Assembling three of the most prominent and respected directors in the genres of horror and thriller. Three…Extremes is a moody, vicious, and down right disgusting compilation. It features shorts directed by Chan-wook Park (Oldboy), Fruit Chan (Durian Durian), and Takashi Miike (Ichi the Killer), each respectively unleashing their most emancipated efforts. While each short is equal in their monstrosity, individually they work on different levels and aspects of trepidation. The segments are entitled “Box” (Miike’s), “Cut” (Park), and “Dumplings” (Chan). Three…Extremes is consistent and even making it a rare spectacle in horror anthologies. When you combine Miike, Chan, and Park, you know what you’re getting yourself into. Sleep tight…
Dumplings: Fruit Chan.
An actress who is disgusted with her aging visits a woman to help her reclaim youth. The woman makes dumplings infused with a special ingredient that helps regenerate bodily properties. When the actress discovers what the special ingredient is, she is forced to make some difficult decisions on the length she is willing to go to retrieve her youthful looks.
Cut: Chan-wook Park.
A film director returns home from work one evening when strange events start to occur. When an intruder knocks him unconscious, he wakes on one of his sets with his wife being tied to a piano. The captor then begins to play mind games with the couple. As the stakes are raised, the director begins to crumble under the pressure.
Box: Takashi Miike.
A shy woman continuously has reoccurring nightmares in which she is buried alive in a box. While she is awake, she begins to see her long lost sister appear. During a series of flashbacks, the woman begins to realize the connection between her nightmares and apparitions.
I’ve always found it a bit odd that no hostage ever seems to understand that their captor is criminally insane. However, being this insane comes with its fair share of hilarity and apparently Mr. Park thinks so as well. The out of place humour in his short “Cut,” is a wonderful comical contrast. “Cut” is by far the most diabolical and ruthless of the shorts, with its twists, brutal truths, and cringing gore. “Dumplings” by Fruit Chan is the one short I’ll issue a warning for. Deliberately crossing the line and never looking back, “Dumplings” is not for the squeamish. Mixing a smart story with unexplainable acts, literally deplorable, “Dumplings” will leave you turning away in repulsion. Finally, Takashi Miike’s “Box” is the more generic and tame of the three I guess you could say. In no way am I taking anything away from this spine chilling tale. I am just stating that in comparison, “Box” isn’t nearly as physically despicable. “Box” is an excellent scare and will put you on the edge of your seat in fear. With each short working off one another, Three…Extremes is a vomit inducing, psychologically scrambling, eye burning thrill.
Three…Extremes: 9 out of 10.
With Stoker, Chan-wook Park solidifies that in any language his is the master of chilling story telling and tension. The director of Oldboy and Thirst didn’t miss a step in his transfer to North American filmmaking and brought all of the qualities that make him so relevant and symbolic with him across the ocean. Assembling a cast that is anything but ordinary, Park needed an asymmetrical cast for an atypical film. Featuring Mia Wasikowska as a distant and dysfunctional teen, Nicole Kidman as her unapproachable mother, and Matthew Goode as her isolated and intriguing uncle, the cast of Stoker will collectively put you on an unnerving edge. Stoker is a psycho-sexual thriller that will leave you feeling right for all the wrong reasons.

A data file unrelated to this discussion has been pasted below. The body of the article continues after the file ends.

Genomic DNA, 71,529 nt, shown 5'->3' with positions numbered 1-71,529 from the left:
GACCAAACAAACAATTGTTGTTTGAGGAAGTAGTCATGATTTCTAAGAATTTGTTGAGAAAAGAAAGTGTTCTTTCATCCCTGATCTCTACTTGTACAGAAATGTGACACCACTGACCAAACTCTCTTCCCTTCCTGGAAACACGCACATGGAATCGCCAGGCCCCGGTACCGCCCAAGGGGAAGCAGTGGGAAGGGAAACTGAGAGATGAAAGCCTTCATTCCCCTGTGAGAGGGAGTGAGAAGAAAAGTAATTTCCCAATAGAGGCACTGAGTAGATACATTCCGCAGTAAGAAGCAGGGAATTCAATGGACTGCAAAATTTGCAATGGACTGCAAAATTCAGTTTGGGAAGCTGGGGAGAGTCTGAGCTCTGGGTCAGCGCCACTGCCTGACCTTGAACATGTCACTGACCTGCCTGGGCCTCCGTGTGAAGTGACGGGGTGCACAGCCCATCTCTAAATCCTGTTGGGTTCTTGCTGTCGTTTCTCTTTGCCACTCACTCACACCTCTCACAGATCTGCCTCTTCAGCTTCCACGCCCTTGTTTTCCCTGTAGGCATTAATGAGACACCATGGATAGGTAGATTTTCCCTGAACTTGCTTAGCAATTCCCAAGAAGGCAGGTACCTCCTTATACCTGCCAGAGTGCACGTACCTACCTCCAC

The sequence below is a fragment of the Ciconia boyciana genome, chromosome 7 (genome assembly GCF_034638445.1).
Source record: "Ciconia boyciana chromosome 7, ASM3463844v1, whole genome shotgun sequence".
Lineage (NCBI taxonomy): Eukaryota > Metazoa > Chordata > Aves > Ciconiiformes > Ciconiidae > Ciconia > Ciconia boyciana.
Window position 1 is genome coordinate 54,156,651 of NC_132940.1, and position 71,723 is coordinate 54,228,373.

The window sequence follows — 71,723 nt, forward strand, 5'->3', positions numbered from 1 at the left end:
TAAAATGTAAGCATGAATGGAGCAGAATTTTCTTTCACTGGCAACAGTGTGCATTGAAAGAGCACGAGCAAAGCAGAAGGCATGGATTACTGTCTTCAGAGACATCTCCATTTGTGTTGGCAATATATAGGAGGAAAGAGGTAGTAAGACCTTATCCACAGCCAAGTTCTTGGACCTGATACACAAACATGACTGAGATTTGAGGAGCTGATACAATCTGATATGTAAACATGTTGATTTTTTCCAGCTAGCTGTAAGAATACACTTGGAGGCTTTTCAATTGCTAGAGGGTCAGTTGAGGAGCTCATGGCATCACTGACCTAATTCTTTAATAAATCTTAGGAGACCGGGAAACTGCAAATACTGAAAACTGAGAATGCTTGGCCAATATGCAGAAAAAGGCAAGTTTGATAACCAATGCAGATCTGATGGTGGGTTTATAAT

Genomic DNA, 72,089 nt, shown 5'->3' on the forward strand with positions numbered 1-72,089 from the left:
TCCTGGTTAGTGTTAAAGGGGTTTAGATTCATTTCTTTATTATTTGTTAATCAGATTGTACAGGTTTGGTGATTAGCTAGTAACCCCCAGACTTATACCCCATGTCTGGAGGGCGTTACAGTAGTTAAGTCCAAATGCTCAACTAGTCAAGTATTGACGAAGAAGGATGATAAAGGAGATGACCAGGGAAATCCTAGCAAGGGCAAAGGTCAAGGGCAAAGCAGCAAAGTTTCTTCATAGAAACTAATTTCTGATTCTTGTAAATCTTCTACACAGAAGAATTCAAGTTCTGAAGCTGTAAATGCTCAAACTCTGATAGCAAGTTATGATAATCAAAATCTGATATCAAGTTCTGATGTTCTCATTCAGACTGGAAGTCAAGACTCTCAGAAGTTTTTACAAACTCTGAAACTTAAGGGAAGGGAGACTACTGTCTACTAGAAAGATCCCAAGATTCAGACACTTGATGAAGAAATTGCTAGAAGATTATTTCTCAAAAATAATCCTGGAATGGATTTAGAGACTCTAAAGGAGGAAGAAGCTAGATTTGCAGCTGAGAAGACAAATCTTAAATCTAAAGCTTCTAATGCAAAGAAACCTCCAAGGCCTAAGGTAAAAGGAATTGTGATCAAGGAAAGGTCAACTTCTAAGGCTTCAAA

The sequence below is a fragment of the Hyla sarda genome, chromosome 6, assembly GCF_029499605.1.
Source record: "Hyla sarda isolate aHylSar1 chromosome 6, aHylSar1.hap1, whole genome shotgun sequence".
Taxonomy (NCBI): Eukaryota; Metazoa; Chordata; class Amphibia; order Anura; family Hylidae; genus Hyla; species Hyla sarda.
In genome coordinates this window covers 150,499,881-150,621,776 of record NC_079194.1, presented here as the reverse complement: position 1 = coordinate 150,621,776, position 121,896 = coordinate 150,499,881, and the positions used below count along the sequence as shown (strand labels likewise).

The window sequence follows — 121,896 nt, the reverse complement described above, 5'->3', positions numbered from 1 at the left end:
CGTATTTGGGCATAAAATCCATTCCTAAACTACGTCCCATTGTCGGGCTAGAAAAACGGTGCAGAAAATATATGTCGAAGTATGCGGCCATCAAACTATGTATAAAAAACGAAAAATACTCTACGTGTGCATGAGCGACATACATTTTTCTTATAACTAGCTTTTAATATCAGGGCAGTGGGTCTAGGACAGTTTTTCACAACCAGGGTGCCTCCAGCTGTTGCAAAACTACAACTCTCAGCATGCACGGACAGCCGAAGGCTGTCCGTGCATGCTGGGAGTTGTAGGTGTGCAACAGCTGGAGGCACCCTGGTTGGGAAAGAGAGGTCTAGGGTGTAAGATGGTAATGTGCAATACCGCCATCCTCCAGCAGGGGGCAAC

India Stoker (Wasikowska) is a secluded teen who’s father has just passed away in a car accident. Now India lives alone with her mother Evelyn (Kidman) with whom she never really got along with. After her father’s funeral, India is introduced to her father’s brother, her uncle, Charlie (Goode). India has never met Charlie before and his sudden arrival after her father’s death is mysterious. When Evelyn allows Charlie to stay with them for a while, India begins to think something is suspect with her new uncle and that he may have ulterior motives under his charming and polite manner.
You can tell that with every film he creates, Chan-wook Park does his research. He doesn’t want to shelter the audience from any detail, no matter how unrelenting or unpleasant. It’s as if he is saying “These things exist, deal with it.” Again, Chan-wook Park doesn’t tiptoe through his stories, nor does he hit you over the head with them, he simply displays the poisonous breadcrumbs for you to follow. The piano sequence between Goode and Wasikowska is so deathly seductive, it is pure brilliance. Nicole Kidman becomes an openly regret filled parent who by the middle of the film you wish would die, which is the goal she set out to achieve. Goode is both an eloquent, robotic maniac and a psychotic, emotionally unbalanced, and unconsciously sporadic head case. Mia Wasikowska is the nucleus of this bizarre coming of age tale and she deservedly steals the spotlight. Black hair, pale skin, and welcoming attire, Wasikowska is the girl next door. Her dialogue is never expressly long and she doesn’t try to make good, play nice, or save face but she is so perfectly balanced between the cute schoolgirl and depressive outcast that even after all she does, it is impossible not to like her. Clint Mansell composes another spooky score as he did for Moon and it’s cautiously optimistic and epic tones create a dreadful contradiction in the most enticing way. Stoker is another feat for Park and the cast is triumphant in their distress.
Stoker: 8.5 out of 10.